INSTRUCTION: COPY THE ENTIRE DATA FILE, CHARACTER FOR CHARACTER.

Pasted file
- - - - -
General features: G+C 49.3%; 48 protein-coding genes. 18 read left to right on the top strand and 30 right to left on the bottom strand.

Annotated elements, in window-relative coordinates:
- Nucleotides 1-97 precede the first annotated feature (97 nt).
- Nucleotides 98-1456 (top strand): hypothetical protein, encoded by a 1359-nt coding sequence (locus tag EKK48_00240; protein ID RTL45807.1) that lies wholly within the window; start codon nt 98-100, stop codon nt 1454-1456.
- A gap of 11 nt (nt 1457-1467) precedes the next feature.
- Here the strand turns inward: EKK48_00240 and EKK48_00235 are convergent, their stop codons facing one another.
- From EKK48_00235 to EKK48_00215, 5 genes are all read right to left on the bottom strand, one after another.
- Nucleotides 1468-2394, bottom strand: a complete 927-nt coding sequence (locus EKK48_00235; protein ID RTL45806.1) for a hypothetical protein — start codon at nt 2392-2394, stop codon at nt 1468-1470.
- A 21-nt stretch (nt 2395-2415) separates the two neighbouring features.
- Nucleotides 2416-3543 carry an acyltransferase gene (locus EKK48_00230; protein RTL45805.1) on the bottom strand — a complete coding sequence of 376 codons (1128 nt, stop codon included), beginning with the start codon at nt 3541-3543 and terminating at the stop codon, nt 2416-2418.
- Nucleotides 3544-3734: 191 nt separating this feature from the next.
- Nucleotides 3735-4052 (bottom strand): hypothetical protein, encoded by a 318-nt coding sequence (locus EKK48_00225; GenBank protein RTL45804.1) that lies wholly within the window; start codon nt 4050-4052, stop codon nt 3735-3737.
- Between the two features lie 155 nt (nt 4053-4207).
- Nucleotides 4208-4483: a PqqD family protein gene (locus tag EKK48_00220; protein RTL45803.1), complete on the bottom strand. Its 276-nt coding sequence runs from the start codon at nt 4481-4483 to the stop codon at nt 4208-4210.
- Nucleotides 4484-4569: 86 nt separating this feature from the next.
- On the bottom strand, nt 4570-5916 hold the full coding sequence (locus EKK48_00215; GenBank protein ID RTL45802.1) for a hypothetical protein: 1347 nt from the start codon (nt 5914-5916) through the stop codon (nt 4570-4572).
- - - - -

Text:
General features: G+C 49.3%; 48 protein-coding genes. 18 read left to right on the top strand and 30 right to left on the bottom strand.

Annotated elements, in window-relative coordinates:
- Nucleotides 1-97 precede the first annotated feature (97 nt).
- Nucleotides 98-1456 (top strand): hypothetical protein, encoded by a 1359-nt coding sequence (locus tag EKK48_00240; protein ID RTL45807.1) that lies wholly within the window; start codon nt 98-100, stop codon nt 1454-1456.
- A gap of 11 nt (nt 1457-1467) precedes the next feature.
- Here the strand turns inward: EKK48_00240 and EKK48_00235 are convergent, their stop codons facing one another.
- From EKK48_00235 to EKK48_00215, 5 genes are all read right to left on the bottom strand, one after another.
- Nucleotides 1468-2394, bottom strand: a complete 927-nt coding sequence (locus EKK48_00235; protein ID RTL45806.1) for a hypothetical protein — start codon at nt 2392-2394, stop codon at nt 1468-1470.
- A 21-nt stretch (nt 2395-2415) separates the two neighbouring features.
- Nucleotides 2416-3543 carry an acyltransferase gene (locus EKK48_00230; protein RTL45805.1) on the bottom strand — a complete coding sequence of 376 codons (1128 nt, stop codon included), beginning with the start codon at nt 3541-3543 and terminating at the stop codon, nt 2416-2418.
- Nucleotides 3544-3734: 191 nt separating this feature from the next.
- Nucleotides 3735-4052 (bottom strand): hypothetical protein, encoded by a 318-nt coding sequence (locus EKK48_00225; GenBank protein RTL45804.1) that lies wholly within the window; start codon nt 4050-4052, stop codon nt 3735-3737.
- Between the two features lie 155 nt (nt 4053-4207).
- Nucleotides 4208-4483: a PqqD family protein gene (locus tag EKK48_00220; protein RTL45803.1), complete on the bottom strand. Its 276-nt coding sequence runs from the start codon at nt 4481-4483 to the stop codon at nt 4208-4210.
- Nucleotides 4484-4569: 86 nt separating this feature from the next.
- On the bottom strand, nt 4570-5916 hold the full coding sequence (locus EKK48_00215; GenBank protein ID RTL45802.1) for a hypothetical protein: 1347 nt from the start codon (nt 5914-5916) through the stop codon (nt 4570-4572).